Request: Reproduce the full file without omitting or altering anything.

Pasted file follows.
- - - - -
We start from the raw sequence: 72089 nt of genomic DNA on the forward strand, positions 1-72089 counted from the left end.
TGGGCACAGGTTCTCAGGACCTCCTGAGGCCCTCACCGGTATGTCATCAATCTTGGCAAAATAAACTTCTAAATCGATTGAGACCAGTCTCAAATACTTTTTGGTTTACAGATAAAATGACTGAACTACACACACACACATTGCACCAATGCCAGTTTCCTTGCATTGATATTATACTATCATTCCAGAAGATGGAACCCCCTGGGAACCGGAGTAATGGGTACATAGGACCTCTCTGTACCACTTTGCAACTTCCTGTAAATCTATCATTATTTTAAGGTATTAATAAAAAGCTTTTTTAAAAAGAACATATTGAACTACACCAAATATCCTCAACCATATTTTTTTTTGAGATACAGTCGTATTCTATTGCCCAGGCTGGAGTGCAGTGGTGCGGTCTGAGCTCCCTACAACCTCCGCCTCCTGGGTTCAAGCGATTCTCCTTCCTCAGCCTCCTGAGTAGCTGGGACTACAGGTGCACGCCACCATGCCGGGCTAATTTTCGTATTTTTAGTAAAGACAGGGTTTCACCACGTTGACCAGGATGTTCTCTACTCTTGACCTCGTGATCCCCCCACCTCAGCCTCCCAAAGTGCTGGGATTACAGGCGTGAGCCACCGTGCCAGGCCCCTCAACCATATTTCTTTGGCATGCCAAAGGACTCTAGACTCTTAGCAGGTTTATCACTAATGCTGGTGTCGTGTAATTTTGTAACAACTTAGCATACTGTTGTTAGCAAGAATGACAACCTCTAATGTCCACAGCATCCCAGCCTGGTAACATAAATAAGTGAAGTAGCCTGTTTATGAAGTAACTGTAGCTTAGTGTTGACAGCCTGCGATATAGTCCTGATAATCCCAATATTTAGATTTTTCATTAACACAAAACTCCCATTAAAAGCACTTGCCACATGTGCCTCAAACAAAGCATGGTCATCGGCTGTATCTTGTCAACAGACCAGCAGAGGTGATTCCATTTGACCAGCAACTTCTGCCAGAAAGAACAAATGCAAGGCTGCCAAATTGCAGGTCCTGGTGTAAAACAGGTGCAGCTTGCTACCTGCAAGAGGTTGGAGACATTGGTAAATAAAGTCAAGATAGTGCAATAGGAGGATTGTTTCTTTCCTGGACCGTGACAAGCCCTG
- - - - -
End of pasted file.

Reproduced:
We start from the raw sequence: 72089 nt of genomic DNA on the forward strand, positions 1-72089 counted from the left end.
TGGGCACAGGTTCTCAGGACCTCCTGAGGCCCTCACCGGTATGTCATCAATCTTGGCAAAATAAACTTCTAAATCGATTGAGACCAGTCTCAAATACTTTTTGGTTTACAGATAAAATGACTGAACTACACACACACACATTGCACCAATGCCAGTTTCCTTGCATTGATATTATACTATCATTCCAGAAGATGGAACCCCCTGGGAACCGGAGTAATGGGTACATAGGACCTCTCTGTACCACTTTGCAACTTCCTGTAAATCTATCATTATTTTAAGGTATTAATAAAAAGCTTTTTTAAAAAGAACATATTGAACTACACCAAATATCCTCAACCATATTTTTTTTTGAGATACAGTCGTATTCTATTGCCCAGGCTGGAGTGCAGTGGTGCGGTCTGAGCTCCCTACAACCTCCGCCTCCTGGGTTCAAGCGATTCTCCTTCCTCAGCCTCCTGAGTAGCTGGGACTACAGGTGCACGCCACCATGCCGGGCTAATTTTCGTATTTTTAGTAAAGACAGGGTTTCACCACGTTGACCAGGATGTTCTCTACTCTTGACCTCGTGATCCCCCCACCTCAGCCTCCCAAAGTGCTGGGATTACAGGCGTGAGCCACCGTGCCAGGCCCCTCAACCATATTTCTTTGGCATGCCAAAGGACTCTAGACTCTTAGCAGGTTTATCACTAATGCTGGTGTCGTGTAATTTTGTAACAACTTAGCATACTGTTGTTAGCAAGAATGACAACCTCTAATGTCCACAGCATCCCAGCCTGGTAACATAAATAAGTGAAGTAGCCTGTTTATGAAGTAACTGTAGCTTAGTGTTGACAGCCTGCGATATAGTCCTGATAATCCCAATATTTAGATTTTTCATTAACACAAAACTCCCATTAAAAGCACTTGCCACATGTGCCTCAAACAAAGCATGGTCATCGGCTGTATCTTGTCAACAGACCAGCAGAGGTGATTCCATTTGACCAGCAACTTCTGCCAGAAAGAACAAATGCAAGGCTGCCAAATTGCAGGTCCTGGTGTAAAACAGGTGCAGCTTGCTACCTGCAAGAGGTTGGAGACATTGGTAAATAAAGTCAAGATAGTGCAATAGGAGGATTGTTTCTTTCCTGGACCGTGACAAGCCCTG